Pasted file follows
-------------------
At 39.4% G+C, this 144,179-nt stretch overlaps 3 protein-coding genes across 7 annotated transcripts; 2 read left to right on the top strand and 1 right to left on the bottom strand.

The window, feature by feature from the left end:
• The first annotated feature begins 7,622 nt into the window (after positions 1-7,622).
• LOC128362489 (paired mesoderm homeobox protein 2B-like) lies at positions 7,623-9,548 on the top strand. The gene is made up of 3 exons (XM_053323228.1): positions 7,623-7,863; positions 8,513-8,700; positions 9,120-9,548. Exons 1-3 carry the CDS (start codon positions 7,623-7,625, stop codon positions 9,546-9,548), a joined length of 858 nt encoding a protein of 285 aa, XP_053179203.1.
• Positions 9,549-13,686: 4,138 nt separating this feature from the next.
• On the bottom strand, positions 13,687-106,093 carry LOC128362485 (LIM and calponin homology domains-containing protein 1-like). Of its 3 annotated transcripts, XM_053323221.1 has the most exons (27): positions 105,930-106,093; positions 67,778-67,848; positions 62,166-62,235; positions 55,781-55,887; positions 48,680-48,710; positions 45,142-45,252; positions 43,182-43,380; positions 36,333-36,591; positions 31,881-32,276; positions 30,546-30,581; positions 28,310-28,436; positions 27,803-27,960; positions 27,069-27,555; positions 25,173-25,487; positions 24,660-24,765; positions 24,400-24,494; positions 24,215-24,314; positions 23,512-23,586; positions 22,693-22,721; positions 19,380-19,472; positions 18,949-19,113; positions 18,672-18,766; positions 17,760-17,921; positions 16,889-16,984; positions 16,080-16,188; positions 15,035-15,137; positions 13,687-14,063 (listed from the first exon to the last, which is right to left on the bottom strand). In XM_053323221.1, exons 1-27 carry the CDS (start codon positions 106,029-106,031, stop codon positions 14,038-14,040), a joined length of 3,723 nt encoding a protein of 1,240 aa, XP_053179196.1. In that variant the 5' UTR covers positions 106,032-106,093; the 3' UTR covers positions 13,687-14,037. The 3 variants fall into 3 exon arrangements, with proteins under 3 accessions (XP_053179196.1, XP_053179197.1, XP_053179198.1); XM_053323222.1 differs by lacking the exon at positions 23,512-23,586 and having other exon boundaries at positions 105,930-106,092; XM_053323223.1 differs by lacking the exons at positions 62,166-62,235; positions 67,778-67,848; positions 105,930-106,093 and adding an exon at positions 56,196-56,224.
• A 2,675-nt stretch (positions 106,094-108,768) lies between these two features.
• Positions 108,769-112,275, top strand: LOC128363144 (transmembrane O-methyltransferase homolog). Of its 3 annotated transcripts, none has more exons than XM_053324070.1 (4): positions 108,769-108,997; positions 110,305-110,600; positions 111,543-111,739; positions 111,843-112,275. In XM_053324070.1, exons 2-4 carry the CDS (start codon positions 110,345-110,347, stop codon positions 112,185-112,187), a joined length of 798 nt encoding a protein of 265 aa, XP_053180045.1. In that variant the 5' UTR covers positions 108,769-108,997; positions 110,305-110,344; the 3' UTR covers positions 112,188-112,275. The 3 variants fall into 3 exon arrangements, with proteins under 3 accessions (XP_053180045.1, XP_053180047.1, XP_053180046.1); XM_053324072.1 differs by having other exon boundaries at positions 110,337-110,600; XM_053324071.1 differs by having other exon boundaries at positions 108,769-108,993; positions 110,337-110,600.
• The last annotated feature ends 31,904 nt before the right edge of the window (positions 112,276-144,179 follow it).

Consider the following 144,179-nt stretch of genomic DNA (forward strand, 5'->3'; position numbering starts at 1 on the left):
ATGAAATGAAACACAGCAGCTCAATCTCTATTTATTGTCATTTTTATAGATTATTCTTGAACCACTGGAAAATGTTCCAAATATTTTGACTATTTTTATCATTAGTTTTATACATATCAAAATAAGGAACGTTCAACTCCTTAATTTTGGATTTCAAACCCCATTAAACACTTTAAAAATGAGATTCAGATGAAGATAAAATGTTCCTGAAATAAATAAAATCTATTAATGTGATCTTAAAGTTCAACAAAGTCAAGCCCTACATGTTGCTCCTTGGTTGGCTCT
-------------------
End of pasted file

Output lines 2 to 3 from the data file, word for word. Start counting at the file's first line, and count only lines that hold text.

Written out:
The window, feature by feature from the left end:
• The first annotated feature begins 7,622 nt into the window (after positions 1-7,622).